The world would be better off without you!

Can you believe this crap? I mean, look:

Prosecutors say Drew, 49, of O’Fallon, Missouri, helped create a false-identity MySpace account and harassed Meier with cruel messages.

Meier, who was being treated for depression, hanged herself after allegedly receiving messages saying the world would be better off without her.

So, some kid becomes an hero and they want to prosecute using the Computer Fraud and Abuse Act? That is absurd.

Sure, what Lori Drew did to Megan Meier–sending cruel messages–wasn’t nice. But, “not nice” in this case is in no way criminal! Otherwise, there’s crimes being committed every day in school yards, offices, customer service departments, etc., across the country. Seriously, where do we draw the line?

I’m sure it doesn’t need to be asked, but where were Megan’s parents in all of this?

I hope the trial jurors are smart enough to figure out how ridiculous this whole thing is. Case law really needs to be established here so no one else can get crucified like this.

Before you go flying into a rage in my comments section about how insensitive I am, or how I’ve got it all wrong … listen carefully: the world would be better off without you! Go hang yourself, now.

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Comments

  1. Megan’s mother was right there and aware of what was going on throughout. Megan was under the required age to have a myspace account (she lied on the terms of service as well), her mother was aware she had it, and her mother was also aware of Megan’s budding relationship with this myspace profile (although not that the person was fake). She was also aware when Megan’s myspace fun went south, and she started feuding with her ‘friends’ on the site. They fought about it right before Megan committed suicide. This entire case is all about “Lori Drew is scum, we have to punish her for something,” and the charges were only filed after the state of Missouri declined to charge Drew with anything because they couldn’t find an actual law she had broken.

    I agree, any adult woman that would deliberately set out to harrass and hurt one of her own children’s friends is sick sick sick. But the proper response would be complete ostracism, not jail on a made-up legal theory.

  2. Celeste: Exactly. I hope her defense can explain this to jurors and we can make sure this kind of nonsense doesn’t have to happen to anyone else.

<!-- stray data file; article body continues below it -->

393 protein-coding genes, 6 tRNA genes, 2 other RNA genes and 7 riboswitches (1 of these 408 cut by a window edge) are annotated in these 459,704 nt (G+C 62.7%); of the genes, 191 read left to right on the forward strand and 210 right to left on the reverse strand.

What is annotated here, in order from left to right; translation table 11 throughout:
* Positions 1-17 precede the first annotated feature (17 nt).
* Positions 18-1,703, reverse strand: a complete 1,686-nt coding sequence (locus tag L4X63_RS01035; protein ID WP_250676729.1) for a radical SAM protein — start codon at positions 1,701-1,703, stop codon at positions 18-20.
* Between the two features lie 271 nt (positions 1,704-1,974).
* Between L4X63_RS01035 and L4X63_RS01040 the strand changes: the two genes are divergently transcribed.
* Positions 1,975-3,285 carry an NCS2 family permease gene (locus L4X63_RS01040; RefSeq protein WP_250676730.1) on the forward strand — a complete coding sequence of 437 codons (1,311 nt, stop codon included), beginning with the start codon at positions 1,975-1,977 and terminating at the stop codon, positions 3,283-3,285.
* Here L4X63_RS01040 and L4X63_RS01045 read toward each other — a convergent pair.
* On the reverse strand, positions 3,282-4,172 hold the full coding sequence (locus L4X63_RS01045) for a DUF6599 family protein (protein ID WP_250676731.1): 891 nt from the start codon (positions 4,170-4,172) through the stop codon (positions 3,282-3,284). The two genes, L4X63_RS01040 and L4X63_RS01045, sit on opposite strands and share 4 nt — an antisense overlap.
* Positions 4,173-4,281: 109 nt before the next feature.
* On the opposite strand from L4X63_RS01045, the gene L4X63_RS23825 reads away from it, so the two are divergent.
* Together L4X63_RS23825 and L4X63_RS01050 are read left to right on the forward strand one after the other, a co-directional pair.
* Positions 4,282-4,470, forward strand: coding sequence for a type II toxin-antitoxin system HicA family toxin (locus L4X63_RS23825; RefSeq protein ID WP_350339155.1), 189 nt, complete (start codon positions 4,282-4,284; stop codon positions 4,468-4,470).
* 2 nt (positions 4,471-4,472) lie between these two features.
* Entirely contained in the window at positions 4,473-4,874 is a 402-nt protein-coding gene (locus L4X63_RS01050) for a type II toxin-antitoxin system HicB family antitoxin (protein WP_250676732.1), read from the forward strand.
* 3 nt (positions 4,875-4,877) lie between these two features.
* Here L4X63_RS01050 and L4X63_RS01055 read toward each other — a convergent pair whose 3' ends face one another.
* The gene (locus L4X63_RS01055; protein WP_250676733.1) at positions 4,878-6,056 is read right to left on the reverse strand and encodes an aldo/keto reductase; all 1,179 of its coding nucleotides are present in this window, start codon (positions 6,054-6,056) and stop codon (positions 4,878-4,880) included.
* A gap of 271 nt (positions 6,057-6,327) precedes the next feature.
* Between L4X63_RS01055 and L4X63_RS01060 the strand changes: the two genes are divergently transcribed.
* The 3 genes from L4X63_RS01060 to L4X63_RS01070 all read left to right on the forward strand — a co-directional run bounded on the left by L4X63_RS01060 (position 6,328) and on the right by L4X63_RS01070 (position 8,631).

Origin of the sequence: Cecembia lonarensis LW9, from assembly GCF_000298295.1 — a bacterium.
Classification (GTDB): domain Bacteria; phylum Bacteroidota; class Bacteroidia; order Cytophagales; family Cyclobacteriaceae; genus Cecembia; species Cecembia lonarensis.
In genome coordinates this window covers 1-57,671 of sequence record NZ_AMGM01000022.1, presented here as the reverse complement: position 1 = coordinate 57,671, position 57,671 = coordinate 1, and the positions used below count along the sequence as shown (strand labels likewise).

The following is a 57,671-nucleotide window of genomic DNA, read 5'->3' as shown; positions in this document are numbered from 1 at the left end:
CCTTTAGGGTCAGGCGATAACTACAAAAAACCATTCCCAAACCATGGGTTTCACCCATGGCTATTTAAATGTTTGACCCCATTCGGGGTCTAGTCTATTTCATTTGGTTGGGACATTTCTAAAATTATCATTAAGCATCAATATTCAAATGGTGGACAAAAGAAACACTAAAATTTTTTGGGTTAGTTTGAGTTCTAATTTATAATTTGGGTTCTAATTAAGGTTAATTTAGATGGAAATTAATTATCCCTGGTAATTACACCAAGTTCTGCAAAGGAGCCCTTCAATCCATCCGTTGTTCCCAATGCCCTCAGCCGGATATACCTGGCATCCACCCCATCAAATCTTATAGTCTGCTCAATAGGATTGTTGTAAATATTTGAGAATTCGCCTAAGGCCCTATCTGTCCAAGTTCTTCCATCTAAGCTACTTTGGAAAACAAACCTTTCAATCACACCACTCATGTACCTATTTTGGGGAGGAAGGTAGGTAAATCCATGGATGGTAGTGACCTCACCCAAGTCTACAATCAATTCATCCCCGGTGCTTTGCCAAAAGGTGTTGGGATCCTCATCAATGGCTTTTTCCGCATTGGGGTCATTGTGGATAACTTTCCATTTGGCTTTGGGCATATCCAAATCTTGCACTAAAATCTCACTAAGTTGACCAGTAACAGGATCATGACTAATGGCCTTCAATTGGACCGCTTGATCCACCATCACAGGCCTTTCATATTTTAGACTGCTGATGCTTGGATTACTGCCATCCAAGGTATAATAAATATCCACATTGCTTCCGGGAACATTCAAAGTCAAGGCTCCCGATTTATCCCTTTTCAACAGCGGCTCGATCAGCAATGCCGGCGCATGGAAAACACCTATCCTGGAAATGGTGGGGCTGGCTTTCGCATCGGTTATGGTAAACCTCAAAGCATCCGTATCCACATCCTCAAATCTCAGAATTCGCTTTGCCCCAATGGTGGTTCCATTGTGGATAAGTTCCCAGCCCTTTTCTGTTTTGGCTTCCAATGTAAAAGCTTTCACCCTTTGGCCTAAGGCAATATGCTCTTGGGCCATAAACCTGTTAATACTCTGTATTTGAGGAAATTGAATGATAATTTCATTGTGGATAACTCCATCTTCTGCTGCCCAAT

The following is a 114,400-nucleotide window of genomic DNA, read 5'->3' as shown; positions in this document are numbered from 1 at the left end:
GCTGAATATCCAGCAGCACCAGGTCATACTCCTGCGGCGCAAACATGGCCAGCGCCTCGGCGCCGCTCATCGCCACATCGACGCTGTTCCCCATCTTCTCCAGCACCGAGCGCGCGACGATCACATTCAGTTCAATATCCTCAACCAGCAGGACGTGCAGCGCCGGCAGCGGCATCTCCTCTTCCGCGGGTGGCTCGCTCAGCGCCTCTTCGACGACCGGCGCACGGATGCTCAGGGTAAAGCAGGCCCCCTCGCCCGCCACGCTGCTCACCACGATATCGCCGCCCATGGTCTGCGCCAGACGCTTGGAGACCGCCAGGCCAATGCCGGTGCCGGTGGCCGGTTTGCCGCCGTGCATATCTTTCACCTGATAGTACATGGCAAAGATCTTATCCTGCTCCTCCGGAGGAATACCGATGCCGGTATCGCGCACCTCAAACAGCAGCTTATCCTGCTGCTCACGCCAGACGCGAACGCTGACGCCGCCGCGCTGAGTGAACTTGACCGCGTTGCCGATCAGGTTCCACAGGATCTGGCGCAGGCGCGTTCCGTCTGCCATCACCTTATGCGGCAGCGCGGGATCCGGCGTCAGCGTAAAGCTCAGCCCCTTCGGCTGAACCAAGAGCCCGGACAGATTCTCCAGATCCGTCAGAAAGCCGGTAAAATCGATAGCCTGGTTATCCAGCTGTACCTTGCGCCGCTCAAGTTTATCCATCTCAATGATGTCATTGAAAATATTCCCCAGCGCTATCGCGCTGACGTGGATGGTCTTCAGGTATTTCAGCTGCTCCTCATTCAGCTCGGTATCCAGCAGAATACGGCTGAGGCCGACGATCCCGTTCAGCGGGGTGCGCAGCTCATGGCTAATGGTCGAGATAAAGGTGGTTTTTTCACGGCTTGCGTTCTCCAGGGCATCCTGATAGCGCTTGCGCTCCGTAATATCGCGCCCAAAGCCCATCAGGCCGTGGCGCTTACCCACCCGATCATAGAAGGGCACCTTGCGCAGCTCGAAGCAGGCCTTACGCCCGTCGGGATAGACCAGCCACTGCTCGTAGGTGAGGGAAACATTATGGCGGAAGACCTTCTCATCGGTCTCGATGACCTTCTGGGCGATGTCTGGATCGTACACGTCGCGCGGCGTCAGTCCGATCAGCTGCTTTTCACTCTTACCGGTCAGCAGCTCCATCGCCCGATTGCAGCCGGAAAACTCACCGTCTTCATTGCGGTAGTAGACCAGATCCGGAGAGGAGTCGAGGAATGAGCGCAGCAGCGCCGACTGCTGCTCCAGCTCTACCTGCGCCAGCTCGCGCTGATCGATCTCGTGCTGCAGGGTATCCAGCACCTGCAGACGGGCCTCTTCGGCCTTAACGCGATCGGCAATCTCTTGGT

Thanks for commenting!

  3. Simon C. Ion says:

    the world would be better off without you! Go hang yourself, now.

    *complies*

    But seriously. People who present fraudulent credentials are lying about who they are. This lady was lying about who she was and Abusing someone with a Computer! Ergo, Computer(ized) Fraud and Abuse! It’s simple really… We must protect our citizens from The (EEEVIL) Internets!

    I have nothing useful to say. : (

  4. this is unrelated, but i wanted to let you know there is a php/web design/blogger meetup at panera bread in fairlawn tonight (7:30). you should go!

  5. Simon: When anonymity is outlawed, only outlaws will have anonymity. *lol*

    Mike: Yeah, I’ve RSVP’ed with a “No” (because I couldn’t RSVP “Maybe”, sigh) – I’ll try to make it tonight, but it all depends on work/family activity this evening.

  6. [ a whole lot of idiotic rambling deleted ]

  7. effdrew: Go die in a fire. If you want to defend the idiocy of this witch-hunt, go post it to your own blog.

  8. I must object to your statement stating that that no laws were broken by Lori Drew.
    She commited obnoxious defamation by abusing the anonymity of a Myspace account. Cyber bullying per se is not a crime but libel and slander definetly are. Therefore the case is not preposterous at all.
    The child’s age at the time of the incident is completly irrelevant, since it could have happened to a 14 or 15 year old teenager the same way.
    I can agree with you on the CFAA though. The issue isn’t really related to the CFAA but it definetly does involve criminal behavior that is de jure punishable.

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